For Market Suddenly Inflation Matters

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Equities wobble slightly in EU
FX subdued
Nikkei 1.04% Dax -0.12%
UST 10Y 1.11
Oil $53
Gold $1854/oz.
BTCUSD $35000/oz.

Asia and the EU
EUR EU IP 2.5% vs 0.2%

USD CPI 8:30

It’s been a subdued day in the markets with both FX and equities treading water in Asian and early European dealing but the tilt was towards risk off flows as the dollar gained marginally and equities drifted slightly lower.

There was little meaningful news flow in the day with just EU Industrial Production on the docket which beat significantly rising 2.5% versus 0.2% eyed. The EURUSD remained just below the 1.2200 figure while cable maintained its relentless bid rising to just whisker below the 1.3700 in late Asian session before selling off slightly. Markets continue to bet on quick vaccination and economic recovery in the UK even as current infection conditions remain dire.

In North America today the focus today may turn to the CPI readings due at 13:30 GMT. The data hasn’t mattered for years as US rates and inflation rates have remained muted, but this week’s jump in US 10 year yields through the key 1.00% barrier has traders on edge that markets are finally starting to price the possibility of inflation risk and that may spell trouble for stocks.

The CPI figures are expected to print at 0.4% vs. 0.2% on an unadjusted basis but still remain very low on a core basis with y/y numbers projected to show 1.3% vs. 1.2% gains – well below the Fed’s 2% target. However, given the discontinuities in the supply chain due to problems caused by the coronavirus the possibility of cost increases being passed on to the consumer level are quite real – especially as stimulus payments mitigate any deflationary pressures.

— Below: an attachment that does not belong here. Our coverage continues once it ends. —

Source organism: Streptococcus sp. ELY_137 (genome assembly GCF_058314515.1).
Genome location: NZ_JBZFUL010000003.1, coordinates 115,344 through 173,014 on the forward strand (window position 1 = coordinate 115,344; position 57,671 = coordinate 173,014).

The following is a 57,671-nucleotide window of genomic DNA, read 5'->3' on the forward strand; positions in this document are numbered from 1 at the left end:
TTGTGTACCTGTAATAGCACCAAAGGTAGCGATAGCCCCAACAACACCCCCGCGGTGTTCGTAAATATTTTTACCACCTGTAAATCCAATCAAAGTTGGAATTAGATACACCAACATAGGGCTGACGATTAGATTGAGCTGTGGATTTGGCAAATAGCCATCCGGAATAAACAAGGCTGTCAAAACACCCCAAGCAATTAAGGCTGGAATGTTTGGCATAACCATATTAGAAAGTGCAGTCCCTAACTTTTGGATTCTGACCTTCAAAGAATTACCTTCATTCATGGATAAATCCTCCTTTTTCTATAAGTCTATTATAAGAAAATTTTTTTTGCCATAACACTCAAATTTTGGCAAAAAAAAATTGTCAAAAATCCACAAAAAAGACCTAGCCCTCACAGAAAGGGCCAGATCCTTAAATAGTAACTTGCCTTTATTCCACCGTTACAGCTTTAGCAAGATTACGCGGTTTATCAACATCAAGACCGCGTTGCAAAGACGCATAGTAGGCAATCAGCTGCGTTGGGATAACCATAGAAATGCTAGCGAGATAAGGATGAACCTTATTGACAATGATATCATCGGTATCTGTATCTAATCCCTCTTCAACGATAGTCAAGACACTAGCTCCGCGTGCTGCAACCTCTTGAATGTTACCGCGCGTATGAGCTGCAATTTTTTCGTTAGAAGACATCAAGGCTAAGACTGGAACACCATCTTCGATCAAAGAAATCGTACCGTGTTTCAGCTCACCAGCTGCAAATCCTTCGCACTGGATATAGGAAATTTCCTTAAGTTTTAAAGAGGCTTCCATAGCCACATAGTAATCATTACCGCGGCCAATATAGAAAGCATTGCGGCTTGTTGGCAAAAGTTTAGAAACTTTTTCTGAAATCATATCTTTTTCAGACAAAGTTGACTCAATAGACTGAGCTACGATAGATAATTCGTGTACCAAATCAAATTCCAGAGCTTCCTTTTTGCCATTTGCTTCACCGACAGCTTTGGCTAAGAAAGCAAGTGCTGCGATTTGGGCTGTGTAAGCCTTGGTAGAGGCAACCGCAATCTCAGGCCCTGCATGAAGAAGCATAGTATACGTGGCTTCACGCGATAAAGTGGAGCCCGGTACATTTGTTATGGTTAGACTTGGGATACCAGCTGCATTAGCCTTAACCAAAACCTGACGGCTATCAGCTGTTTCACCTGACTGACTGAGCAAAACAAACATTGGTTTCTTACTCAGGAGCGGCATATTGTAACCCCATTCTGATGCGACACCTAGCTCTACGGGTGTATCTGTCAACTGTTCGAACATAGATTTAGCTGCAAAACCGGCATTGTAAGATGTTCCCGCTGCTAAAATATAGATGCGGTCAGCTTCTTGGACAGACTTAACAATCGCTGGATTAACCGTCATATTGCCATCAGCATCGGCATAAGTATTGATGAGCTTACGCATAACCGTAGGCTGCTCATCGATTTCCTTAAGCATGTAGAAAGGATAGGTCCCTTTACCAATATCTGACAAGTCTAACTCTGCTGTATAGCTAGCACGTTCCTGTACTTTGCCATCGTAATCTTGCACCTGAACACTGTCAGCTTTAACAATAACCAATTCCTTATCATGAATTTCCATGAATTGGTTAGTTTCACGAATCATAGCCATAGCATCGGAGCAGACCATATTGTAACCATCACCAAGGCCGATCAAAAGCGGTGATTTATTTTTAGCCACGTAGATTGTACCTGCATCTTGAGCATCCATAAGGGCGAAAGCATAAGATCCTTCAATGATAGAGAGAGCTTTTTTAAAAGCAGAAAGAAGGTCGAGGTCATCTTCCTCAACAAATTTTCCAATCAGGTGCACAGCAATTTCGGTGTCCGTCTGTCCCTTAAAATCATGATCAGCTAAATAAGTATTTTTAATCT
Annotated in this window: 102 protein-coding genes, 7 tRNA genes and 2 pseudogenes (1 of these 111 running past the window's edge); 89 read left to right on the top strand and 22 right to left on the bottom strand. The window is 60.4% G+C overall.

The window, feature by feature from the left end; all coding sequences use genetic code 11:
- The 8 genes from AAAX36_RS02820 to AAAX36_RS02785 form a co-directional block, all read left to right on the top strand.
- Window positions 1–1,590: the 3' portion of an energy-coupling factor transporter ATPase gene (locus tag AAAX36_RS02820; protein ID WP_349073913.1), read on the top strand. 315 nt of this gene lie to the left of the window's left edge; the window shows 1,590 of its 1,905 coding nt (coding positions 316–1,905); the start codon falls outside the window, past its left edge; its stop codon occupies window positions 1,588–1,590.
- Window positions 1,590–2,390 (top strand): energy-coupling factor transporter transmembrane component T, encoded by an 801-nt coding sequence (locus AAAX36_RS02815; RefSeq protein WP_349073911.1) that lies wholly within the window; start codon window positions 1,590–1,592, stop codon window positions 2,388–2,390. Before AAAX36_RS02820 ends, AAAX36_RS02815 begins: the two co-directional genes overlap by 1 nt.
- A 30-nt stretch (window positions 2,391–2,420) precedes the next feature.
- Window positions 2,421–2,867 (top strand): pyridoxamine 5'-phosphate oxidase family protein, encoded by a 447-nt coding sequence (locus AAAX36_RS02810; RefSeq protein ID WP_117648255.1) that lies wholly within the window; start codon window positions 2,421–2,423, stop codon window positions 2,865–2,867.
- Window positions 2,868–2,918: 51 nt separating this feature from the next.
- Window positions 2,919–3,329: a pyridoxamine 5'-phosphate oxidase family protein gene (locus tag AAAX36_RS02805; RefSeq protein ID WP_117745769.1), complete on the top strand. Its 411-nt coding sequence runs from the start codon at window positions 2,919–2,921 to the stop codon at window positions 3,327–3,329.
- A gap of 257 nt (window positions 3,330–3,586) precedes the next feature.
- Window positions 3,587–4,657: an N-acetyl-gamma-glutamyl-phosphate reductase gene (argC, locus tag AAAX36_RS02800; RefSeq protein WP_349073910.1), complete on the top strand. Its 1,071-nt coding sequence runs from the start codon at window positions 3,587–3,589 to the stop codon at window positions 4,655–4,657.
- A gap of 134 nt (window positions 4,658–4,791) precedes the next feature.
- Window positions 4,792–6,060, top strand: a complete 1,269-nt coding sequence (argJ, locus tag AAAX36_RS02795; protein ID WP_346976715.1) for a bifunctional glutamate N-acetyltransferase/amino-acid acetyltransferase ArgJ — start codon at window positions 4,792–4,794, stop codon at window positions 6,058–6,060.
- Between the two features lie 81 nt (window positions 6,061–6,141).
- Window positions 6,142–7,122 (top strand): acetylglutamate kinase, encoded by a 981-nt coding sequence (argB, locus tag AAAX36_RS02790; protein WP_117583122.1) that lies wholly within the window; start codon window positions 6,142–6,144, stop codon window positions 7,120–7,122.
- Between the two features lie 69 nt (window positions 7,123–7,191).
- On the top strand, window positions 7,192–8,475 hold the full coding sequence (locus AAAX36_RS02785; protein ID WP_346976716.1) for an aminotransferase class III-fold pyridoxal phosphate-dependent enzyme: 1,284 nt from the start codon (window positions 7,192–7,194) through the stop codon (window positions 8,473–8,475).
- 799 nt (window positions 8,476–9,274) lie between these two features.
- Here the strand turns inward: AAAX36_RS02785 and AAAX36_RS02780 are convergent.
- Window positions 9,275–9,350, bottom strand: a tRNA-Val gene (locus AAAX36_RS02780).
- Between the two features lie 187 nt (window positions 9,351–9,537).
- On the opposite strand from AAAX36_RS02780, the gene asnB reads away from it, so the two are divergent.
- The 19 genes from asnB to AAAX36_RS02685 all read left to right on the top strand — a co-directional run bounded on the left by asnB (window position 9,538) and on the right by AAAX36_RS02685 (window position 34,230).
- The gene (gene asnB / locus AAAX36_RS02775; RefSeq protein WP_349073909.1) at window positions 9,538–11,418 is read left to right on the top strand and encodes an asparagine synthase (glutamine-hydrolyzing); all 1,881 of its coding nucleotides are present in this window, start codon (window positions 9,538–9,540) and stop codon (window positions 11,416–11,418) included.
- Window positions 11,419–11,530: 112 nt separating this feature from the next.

If the CPI data today surprises to the upside it can certainly cause problems for stocks as US yields rise further. The rally in stock has been predicated on ultra low rates which in turn allows for much bigger P/E multiples. While rates remain historically low, markets are always a relative rather than absolute game and even a 50 basis point rise off a 1% level represents a 50% increase in rates which could then cause massive speculative flows out of stocks – especially those with high multiples. After years of apathy, inflation data may suddenly start to matter.

Boris Schlossberg
Managing Director

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